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Question of Galactic Proportions!

  1. Sep 4, 2009 #1
    Why are [most] galaxies flat? The milky-way is 2,000 ly tall and 100,000 ly long, for instance. Why do they flatten out? How about our Solar sytem? I can't find any model of the solar system that shows the planetary orbits in 3D so I can't tell if most planets are in the same "flat" orbit.
     
  2. jcsd
  3. Sep 6, 2009 #2
    Hi ranrod,

    Great questions. Lets start with our solar system. Think of it when it was in its infancy as just a collapsing cloud of gas, before the sun and planets had congealed. Virtually all astronomical things are noticeably spinning in some direction, and our infant cloud of gas is no different. As the cloud collapses the gas spins faster and faster (just as the ice skater spins faster when his arms are pulled in). Now the part of the cloud that is spinning the fastest starts dominating. In other words, the particles whose orbits don't align with the "spinning" plane collide with the particles that are in the "spinning" plane, and eventually virtually all the particles collapse into a spinning disc like structure. Then the planets form from the gas that is in this same plane. And sure enough, that's what our solar system looks like. This so called "nebular hypothesis" was put forth way back in the day (early 19th century) by Laplace and has since received observational validation.

    Galaxies are supposedly assembled in the same way. Except instead of a sun and planets congealing, it's stars that congeal from the gas.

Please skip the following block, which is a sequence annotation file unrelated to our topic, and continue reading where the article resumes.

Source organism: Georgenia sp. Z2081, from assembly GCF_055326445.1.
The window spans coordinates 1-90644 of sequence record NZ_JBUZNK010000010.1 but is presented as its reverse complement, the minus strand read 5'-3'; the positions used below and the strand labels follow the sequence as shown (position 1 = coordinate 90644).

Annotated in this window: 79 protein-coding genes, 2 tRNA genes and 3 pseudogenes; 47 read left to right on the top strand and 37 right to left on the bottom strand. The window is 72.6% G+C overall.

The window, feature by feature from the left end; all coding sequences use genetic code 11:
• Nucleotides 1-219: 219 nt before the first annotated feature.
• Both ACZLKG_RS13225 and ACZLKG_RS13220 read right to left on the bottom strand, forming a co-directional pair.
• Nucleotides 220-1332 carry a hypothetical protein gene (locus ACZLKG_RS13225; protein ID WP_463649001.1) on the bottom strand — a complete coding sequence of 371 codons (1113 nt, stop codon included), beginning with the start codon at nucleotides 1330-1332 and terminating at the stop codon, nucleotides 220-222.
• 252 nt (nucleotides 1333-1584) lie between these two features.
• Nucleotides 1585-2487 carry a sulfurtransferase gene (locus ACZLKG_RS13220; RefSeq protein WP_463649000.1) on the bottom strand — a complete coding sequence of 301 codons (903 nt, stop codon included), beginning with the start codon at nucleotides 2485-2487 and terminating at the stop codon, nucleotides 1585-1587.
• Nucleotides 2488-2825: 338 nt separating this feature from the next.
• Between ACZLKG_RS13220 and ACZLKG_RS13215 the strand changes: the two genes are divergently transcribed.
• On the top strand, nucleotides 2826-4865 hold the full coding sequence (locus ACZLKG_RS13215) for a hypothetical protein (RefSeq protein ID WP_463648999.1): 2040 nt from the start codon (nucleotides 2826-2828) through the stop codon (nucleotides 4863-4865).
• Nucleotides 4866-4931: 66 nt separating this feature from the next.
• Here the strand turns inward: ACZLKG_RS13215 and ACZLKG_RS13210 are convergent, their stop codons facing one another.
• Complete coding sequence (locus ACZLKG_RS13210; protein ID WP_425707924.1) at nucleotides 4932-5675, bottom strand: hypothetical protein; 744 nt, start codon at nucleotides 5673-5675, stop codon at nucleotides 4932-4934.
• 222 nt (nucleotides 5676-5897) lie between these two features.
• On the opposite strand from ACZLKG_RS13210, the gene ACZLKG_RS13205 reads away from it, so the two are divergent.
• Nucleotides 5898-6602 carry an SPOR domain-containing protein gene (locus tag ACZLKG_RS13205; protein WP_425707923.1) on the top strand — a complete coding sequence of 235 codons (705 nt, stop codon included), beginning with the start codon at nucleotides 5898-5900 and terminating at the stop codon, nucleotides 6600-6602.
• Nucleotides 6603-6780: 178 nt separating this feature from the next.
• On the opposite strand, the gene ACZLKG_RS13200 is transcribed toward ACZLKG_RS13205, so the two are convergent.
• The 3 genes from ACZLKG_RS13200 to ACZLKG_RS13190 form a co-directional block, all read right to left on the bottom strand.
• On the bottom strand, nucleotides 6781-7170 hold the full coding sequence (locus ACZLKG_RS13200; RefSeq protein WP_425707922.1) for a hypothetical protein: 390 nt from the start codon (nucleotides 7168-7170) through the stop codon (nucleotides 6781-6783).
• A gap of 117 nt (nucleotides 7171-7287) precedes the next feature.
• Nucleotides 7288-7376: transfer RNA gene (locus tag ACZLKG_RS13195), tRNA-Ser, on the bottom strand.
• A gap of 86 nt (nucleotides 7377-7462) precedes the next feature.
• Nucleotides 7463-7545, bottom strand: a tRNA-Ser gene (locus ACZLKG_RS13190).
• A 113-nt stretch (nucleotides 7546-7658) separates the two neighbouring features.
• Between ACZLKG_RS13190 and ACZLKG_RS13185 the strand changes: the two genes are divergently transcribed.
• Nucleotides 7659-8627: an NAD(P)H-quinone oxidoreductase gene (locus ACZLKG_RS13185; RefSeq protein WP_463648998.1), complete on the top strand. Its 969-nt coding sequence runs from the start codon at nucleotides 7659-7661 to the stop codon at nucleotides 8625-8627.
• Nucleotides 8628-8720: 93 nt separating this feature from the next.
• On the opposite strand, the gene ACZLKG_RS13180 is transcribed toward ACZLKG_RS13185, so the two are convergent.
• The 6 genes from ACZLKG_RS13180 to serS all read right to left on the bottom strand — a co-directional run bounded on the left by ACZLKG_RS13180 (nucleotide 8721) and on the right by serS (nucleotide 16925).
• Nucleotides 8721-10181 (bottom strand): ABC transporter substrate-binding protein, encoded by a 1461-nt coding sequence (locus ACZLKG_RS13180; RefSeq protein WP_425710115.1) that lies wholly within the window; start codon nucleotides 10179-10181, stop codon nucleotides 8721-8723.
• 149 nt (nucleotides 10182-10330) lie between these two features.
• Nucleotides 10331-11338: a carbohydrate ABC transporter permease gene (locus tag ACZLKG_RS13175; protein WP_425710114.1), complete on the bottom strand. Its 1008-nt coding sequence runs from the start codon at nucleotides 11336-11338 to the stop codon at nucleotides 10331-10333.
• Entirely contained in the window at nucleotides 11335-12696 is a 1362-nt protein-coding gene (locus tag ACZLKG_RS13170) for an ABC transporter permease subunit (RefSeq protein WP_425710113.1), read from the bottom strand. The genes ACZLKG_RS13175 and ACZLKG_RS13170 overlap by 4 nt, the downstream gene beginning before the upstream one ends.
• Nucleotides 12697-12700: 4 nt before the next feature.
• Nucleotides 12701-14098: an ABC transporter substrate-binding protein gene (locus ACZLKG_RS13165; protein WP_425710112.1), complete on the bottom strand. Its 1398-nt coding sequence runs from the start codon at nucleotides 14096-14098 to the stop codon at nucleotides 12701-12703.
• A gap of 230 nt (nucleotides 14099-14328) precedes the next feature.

-bombadil
     
  4. Sep 7, 2009 #3
    Thanks for the answer bombadil :) One more question. As the gas cloud collapses, what causes it to spin? I can imagine why water spins going into the drain on my tub - only so much water can fit through the drain at a time so as all the water molecules collide on their way to the drain, they spin. Is it like that?
     
  5. Sep 7, 2009 #4

    ideasrule

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    Partially. Since the gas cloud collapses from an enormous size down to the size of a solar system (or galaxy), and since its rotation speeds up as it collapses, it only needs a very slow initial rotation to end up with an appreciable spin. Such a tiny rotation can be influenced by a lot of factors, like nearby supernova explosions and gravitational interactions with surrounding matter.
     
  6. Sep 8, 2009 #5

    Chronos

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    Spin is imparted at random during the collapse phase. Once enough molecules get aligned in a particular direction, the rest tend to join the crowd.
     
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